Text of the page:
I’m sure most people have heard of it by now, but if you haven’t, the Love Languages by Gary Chapman is an extremely popular relationship framework that’s designed to help couples understand each other better. As a recent research study showed, lack of intimacy is a relationship killer. In a lot of relationships, difficulty can arise not because there isn’t intimacy — but because the intimacy that is felt by each partner isn’t communicated or demonstrated in a way that the other person can understand.
I’ve written a lot about the love languages on this blog. Quickly, they are:
- Words of Affirmation – saying loving things, giving compliments, praising a partner for accomplishments or attributes
- Quality Time – spending time together, doing stuff and interacting, especially participating with your partner in activities that they personally enjoy
- Gifts – gift-giving, and not just on birthdays or holidays
- Acts of Service – being helpful to the person you love (could include cooking, doing chores, fixing things, etc.)
- Physical Touch – any form of physical contact, can span the entire gamut from a nonsexual hug or massage all the way up to sexual act
In one past essay, I described the process whereby I, a person whose primary love language is Words of Affirmation, managed to meet in the middle re: showing affection and appreciation with a partner whose primary love language is Acts of Service.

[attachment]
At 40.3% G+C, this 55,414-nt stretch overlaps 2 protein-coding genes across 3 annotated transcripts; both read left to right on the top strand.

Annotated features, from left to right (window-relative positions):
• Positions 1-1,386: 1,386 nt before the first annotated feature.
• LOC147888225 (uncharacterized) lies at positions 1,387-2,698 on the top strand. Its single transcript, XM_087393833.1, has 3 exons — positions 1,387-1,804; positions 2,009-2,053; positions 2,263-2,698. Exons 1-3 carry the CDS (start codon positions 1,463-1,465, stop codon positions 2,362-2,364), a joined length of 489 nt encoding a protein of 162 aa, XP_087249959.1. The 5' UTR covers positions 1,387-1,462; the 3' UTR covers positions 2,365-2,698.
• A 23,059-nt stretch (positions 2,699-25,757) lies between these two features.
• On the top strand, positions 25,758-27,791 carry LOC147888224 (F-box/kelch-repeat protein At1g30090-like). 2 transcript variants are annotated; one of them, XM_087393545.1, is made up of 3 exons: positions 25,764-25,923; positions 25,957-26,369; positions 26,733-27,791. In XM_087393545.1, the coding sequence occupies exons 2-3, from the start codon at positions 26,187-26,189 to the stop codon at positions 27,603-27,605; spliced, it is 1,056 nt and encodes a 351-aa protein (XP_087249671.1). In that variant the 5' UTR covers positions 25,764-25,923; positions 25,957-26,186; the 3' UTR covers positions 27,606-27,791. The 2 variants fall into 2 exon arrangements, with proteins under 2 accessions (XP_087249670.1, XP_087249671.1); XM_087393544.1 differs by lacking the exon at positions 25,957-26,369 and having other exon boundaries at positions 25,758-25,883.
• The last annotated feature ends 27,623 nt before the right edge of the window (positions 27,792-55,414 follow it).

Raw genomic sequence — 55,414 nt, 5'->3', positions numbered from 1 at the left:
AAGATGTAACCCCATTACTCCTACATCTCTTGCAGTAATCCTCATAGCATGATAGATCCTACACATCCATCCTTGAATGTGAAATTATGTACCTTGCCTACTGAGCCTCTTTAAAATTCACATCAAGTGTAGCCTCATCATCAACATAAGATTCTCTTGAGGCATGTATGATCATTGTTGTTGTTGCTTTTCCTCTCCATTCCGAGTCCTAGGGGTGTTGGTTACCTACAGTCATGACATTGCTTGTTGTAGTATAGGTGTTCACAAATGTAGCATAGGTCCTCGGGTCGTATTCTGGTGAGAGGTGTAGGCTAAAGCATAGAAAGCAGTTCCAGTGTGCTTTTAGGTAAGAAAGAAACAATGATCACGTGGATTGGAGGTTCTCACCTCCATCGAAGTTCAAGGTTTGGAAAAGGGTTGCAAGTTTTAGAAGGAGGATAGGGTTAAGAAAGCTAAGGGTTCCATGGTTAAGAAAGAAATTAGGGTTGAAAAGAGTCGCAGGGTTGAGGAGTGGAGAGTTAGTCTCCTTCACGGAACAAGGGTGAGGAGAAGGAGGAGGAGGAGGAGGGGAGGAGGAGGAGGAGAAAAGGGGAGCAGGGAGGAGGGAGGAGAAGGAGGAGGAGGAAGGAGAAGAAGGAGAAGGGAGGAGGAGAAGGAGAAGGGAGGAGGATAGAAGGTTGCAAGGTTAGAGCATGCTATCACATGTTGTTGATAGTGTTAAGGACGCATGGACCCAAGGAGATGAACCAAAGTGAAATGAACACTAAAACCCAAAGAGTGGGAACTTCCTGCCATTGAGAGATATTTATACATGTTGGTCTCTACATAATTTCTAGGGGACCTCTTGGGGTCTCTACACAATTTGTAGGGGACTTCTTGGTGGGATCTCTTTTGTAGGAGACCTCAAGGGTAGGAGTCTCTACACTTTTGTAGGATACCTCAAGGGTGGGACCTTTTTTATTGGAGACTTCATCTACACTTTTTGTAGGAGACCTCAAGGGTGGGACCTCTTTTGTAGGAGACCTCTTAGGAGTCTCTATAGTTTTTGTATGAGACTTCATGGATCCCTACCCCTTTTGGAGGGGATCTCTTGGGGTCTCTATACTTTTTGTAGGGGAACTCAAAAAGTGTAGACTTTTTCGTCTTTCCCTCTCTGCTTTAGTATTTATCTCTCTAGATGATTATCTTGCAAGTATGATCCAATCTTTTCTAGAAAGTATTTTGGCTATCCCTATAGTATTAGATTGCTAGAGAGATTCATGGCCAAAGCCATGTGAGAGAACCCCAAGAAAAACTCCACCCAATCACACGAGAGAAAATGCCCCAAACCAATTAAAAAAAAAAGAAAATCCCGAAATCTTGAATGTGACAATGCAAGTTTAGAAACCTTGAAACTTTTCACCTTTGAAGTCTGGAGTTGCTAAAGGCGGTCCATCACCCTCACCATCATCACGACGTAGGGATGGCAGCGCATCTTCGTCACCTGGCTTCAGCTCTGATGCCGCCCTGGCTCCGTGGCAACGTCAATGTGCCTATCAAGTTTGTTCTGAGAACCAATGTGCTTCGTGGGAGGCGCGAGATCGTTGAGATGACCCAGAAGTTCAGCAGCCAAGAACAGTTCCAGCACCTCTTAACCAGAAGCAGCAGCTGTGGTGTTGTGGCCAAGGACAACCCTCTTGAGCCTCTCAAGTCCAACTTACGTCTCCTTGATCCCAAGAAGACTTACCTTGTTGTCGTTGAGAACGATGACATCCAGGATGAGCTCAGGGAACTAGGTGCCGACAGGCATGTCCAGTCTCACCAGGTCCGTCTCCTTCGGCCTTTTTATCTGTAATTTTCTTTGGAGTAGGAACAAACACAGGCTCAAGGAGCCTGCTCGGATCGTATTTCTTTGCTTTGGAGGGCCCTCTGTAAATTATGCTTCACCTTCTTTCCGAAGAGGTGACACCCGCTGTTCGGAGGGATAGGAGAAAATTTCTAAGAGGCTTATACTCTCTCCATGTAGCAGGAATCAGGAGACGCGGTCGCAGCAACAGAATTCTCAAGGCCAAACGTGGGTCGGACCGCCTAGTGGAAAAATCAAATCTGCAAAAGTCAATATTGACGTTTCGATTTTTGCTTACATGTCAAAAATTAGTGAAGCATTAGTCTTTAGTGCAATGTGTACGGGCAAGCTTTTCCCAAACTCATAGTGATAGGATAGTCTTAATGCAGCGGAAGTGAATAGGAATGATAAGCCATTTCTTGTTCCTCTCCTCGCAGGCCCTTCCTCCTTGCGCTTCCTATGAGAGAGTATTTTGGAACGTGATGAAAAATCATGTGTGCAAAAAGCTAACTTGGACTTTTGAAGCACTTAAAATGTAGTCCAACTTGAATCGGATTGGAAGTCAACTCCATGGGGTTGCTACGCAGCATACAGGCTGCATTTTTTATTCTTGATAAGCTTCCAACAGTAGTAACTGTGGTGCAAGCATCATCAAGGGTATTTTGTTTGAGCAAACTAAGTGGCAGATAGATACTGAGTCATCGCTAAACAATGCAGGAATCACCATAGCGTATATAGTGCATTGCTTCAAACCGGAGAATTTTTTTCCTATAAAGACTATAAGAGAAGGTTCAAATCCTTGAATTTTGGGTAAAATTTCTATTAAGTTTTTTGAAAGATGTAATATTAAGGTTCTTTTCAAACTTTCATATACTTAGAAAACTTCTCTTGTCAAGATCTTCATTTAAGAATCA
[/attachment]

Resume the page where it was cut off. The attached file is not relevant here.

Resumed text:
There’s a way forward like this with every combination. And the best way will depend on what your partner actually likes and is interested in.
But the important part is that both people try — and that they try in both directions. That is, they try to use their partner’s preferred method more and they try to recognize better when their partner is making an effort.
Cats Have Their Own Love Language But Tolerate Ours
Really, when you strip away a lot of the details and the trappings of the Love Languages framework, the core concept is rather simple: People can show love and feel loved in different ways. And there’s nothing shameful or lesser about working a slightly different way. It just must be recognized and accounted for.
And the other day when my cat was aggressively loving my partner in a feline way — booping my partner with his head, nibbling on my partner’s fingers — my partner said, “You know, cats have their own love language.”
“Oh yeah?” I said, laughing.
“I tolerate nips from them. They tolerate hugs from us,” my partner explained, swooping our cat up into a tight hug. The cat very predictably wasn’t super into it but tolerated it — just like I deal with the occasional love bite (our cats do ones that are very gentle and don’t break the skin, it’s more like a mama cat napes a kitten).
“I guess cats have a lot to teach us about love languages,” I said.